But the judge overruled him.

When the jury filed back into the courtroom at 4 p.m. after they asked to be dismissed for the day, they looked tired. One juror was yawning, another stared straight ahead with his arms folded across his chest. Some jurors stared off blankly into space, while others watched the judge as she gave her standard instructions about not discussing the case with anybody, and not tuning in to the news media.

"Thank you and I'll see you Friday morning," the judge said.

3 comments:

  1. Lewis Carroll is watching this trial from somewhere with a Cheshire cat grin on his face

    ReplyDelete
  2. It is a serious issue to face criminal charges, and it requires prompt attention. In fact, an arrest for a criminal offense can disrupt an individual’s life. This situation can cause them financial, emotional, and psychological turmoil. In addition, they suffer the consequences of having a bad reputation because of the criminal case. They will have to face the difficulties of dealing with those who look down on them because of a maligned name. A defense attorney in orange county ca follows a professional code of ethics and conduct when representing individuals accused of a crime.

    ReplyDelete
  3. Years ago, I was on a jury. This was when I lived in Phoenix, Az.. In fact, Sandra Day O’Conner was the judge, before she went to the U.S. Supreme Court.
    It was a murder trial. A couple stole a car, stole a gun, and killed the manager of the farm workers in an onion field just outside of Phoenix.
    This trial happened to be charging just the girl ( who was not the one who fired the shot ) The guy had already been found guilty of killing the manager.
    She was charged with being an accomplice of steeling a car, stealing a gun, and killing the manager. ( they shot him to rob the cash that he was paying his workers..)

    After the prosecutor and defense was done, we were ordered to go to this room and decide if this girl was guilty. BUT… before we went, Judge O”Conner gave us lots of directions and several documents which described the laws, and we were instructed that we had to follow the law.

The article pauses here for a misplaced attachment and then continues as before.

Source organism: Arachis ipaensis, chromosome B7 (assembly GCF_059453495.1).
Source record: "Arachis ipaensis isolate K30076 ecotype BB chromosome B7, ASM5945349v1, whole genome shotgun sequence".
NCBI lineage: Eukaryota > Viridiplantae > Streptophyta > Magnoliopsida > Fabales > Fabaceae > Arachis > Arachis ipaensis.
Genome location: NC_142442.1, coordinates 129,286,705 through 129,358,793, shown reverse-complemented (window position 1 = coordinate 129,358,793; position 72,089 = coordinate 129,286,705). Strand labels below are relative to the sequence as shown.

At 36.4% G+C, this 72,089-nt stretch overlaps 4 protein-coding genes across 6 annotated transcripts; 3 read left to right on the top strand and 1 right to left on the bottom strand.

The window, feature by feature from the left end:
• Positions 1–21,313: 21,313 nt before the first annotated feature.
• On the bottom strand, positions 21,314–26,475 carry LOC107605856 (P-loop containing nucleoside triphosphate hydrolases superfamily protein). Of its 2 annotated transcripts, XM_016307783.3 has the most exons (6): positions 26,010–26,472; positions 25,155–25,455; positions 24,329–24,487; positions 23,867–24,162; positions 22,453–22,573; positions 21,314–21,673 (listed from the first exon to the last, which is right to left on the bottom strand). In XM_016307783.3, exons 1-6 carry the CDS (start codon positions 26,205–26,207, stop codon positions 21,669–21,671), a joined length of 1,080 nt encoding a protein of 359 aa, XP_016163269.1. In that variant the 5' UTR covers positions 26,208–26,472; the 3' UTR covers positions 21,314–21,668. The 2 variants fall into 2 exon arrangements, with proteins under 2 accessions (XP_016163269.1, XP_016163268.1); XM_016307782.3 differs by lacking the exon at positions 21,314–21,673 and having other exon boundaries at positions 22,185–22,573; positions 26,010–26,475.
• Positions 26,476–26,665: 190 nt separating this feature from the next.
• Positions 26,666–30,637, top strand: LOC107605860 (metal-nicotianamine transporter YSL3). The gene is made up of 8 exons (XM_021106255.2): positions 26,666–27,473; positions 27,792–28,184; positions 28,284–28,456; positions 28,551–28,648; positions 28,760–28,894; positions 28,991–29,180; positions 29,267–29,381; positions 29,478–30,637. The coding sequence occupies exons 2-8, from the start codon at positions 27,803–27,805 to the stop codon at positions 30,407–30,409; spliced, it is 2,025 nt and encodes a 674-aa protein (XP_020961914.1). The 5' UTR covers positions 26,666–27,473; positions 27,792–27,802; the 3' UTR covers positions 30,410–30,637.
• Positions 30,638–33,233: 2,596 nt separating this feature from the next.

When I got out of the jury box, and went into our closed door room, I had been convinced that the girl was guilty of being an accomplice to stealing the car, and of stealing the gun. but NOT of murder.

    BUT, after hours of deliberating and constantly having to follow the law…. We came up with, “She was NOT guilty of stealing the gun, she was HOT guilty of stealing the car, BUT she WAS guilty of murder.
    It was all very interesting, and I will never forget it.

    btw. about a week after the trial was over, I got a letter ( each one of us jurors got a letter ) from Judge Sandra Day O’Conner, saying that she thanked us for our verdict, and that we made the correct decision, because there was a whole lot of information which was not allowed in the trial, which this girl had done before..

    I can’t wait to see what this Philly jury is going to decide… But no matter what, the ugly truth being exposed and I hope it has given some validation to the victims!

    ReplyDelete

Thoughtful commentary welcome. Trolling, harassing, and defaming not welcome. Consistent with 47 U.S.C. 230, we have the right to delete without warning any comments we believe are obscene, lewd, lascivious, filthy, excessively violent, harassing, or otherwise objectionable, whether or not such material is constitutionally protected.

 

Big Trial | Philadelphia Trial Blog Copyright © 2016 BigTrial.net

Privacy Policy: BigTrial.net does not distribute, share or sell email addresses, or any other personal information received from this website.